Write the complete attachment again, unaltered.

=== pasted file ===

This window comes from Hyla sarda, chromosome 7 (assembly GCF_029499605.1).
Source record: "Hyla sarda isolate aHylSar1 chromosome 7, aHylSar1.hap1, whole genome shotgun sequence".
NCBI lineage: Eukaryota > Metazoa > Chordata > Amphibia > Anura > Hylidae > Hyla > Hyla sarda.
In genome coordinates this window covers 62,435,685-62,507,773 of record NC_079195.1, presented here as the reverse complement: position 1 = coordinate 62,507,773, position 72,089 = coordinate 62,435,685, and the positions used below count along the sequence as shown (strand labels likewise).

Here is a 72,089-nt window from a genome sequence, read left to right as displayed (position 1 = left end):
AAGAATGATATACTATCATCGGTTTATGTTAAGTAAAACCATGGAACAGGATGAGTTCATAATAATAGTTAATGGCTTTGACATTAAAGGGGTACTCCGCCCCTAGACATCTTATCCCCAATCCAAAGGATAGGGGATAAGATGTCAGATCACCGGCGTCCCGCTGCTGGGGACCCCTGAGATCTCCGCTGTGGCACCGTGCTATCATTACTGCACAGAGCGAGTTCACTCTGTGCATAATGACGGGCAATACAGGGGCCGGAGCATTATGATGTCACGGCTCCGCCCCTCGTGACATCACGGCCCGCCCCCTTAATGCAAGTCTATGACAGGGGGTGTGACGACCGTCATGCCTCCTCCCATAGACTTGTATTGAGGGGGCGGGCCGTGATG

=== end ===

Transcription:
This window comes from Hyla sarda, chromosome 7 (assembly GCF_029499605.1).
Source record: "Hyla sarda isolate aHylSar1 chromosome 7, aHylSar1.hap1, whole genome shotgun sequence".
NCBI lineage: Eukaryota > Metazoa > Chordata > Amphibia > Anura > Hylidae > Hyla > Hyla sarda.
In genome coordinates this window covers 62,435,685-62,507,773 of record NC_079195.1, presented here as the reverse complement: position 1 = coordinate 62,507,773, position 72,089 = coordinate 62,435,685, and the positions used below count along the sequence as shown (strand labels likewise).

Here is a 72,089-nt window from a genome sequence, read left to right as displayed (position 1 = left end):
AAGAATGATATACTATCATCGGTTTATGTTAAGTAAAACCATGGAACAGGATGAGTTCATAATAATAGTTAATGGCTTTGACATTAAAGGGGTACTCCGCCCCTAGACATCTTATCCCCAATCCAAAGGATAGGGGATAAGATGTCAGATCACCGGCGTCCCGCTGCTGGGGACCCCTGAGATCTCCGCTGTGGCACCGTGCTATCATTACTGCACAGAGCGAGTTCACTCTGTGCATAATGACGGGCAATACAGGGGCCGGAGCATTATGATGTCACGGCTCCGCCCCTCGTGACATCACGGCCCGCCCCCTTAATGCAAGTCTATGACAGGGGGTGTGACGACCGTCATGCCTCCTCCCATAGACTTGTATTGAGGGGGCGGGCCGTGATG